It’s summer, and therefore time for the annual row over higher education funding. This year into the ring steps the peer of the realm and cabinet minister formerly known as Peter Mandelson, who wishes to see social mobility and academic excellence supported.
In a speech delivered at Birkbeck, University of London (the institution formerly known as Birkbeck College, University of London), Lord Mandelson discussed the forthcoming government review of university tuition fees. Any higher charges to students must take into account the needs of poorer families, says the minister. But universities, and especially those in the elite Russell Group, are opposed to statutory caps on fees, and would like to see a higher education system in the UK similar to that which exists in the United States.
“Bluntly put: excellence is not cheap,” Lord Mandelson said. “There must always be a link between what an institution charges and its performance in widening access and supporting those without the ability to pay.”
This is anathema to the Russell Group, which claims that finance is not a significant factor in determining whether a young person goes to university.
“[T]he evidence shows that if a working-class child manages to overcome all the barriers they face and achieve three good A-levels, they’re just as likely as their middle-class peer to go to university.”
Thus said Russell Group director general Wendy Piatt, citing figures showing that there has been a “massive increase” in applications to English universities this year, despite the introduction of variable fees.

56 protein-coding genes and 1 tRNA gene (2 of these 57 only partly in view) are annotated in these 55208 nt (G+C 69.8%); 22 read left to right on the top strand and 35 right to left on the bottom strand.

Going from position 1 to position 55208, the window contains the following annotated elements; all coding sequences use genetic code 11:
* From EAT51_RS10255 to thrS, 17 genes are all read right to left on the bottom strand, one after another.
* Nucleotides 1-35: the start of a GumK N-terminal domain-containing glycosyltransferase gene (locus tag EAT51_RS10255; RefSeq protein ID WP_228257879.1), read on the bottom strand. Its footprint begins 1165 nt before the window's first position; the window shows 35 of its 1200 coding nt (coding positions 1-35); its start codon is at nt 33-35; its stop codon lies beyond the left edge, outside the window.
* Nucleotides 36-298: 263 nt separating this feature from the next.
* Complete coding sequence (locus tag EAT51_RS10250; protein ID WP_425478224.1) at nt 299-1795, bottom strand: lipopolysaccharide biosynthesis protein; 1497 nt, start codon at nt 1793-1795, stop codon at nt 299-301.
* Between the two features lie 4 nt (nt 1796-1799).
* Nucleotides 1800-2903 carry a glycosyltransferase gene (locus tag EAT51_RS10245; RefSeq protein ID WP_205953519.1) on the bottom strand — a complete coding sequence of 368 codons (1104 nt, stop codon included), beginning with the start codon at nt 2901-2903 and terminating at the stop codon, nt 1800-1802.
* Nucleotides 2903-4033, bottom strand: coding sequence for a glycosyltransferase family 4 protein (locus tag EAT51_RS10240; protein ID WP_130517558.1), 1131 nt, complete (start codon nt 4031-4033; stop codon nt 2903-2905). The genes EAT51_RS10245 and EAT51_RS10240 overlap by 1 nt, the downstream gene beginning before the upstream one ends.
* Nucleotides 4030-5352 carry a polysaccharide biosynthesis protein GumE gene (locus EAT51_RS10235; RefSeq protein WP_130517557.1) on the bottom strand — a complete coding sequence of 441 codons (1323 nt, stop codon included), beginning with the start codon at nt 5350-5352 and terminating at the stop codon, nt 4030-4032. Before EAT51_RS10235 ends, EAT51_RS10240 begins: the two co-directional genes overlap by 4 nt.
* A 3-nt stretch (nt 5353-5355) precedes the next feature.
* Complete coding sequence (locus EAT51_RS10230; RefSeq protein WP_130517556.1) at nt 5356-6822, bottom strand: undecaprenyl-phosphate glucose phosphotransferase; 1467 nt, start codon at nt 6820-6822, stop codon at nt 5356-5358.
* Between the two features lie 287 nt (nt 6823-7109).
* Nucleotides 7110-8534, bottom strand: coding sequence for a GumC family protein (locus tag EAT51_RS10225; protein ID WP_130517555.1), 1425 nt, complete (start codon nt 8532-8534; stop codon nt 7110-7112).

It is hardly surprising that in the midst of an economic recession there has been an increase in university applications. After all, going to college beats watching daytime television while claiming Jobseeker’s Allowance and getting under the parents’ feet. Piatt’s claims also ignore the drop out rate due to financial hardship, and the fact that the student demographic in top universities is skewed towards the upper middle classes. Working class students are more often to be found in provincial colleges close to the family home, and which charge lower fees.
Peter Mandelson is right. Universities should engage with applicants at a much earlier stage in the process, and increase their outreach activities in schools. It’s also encouraging to see the minister addressing the issue of mature students, and the need to “widen participation” in higher education. However, his arguments would be more convincing had the government not decided last year to slash funding for lifelong learning programmes.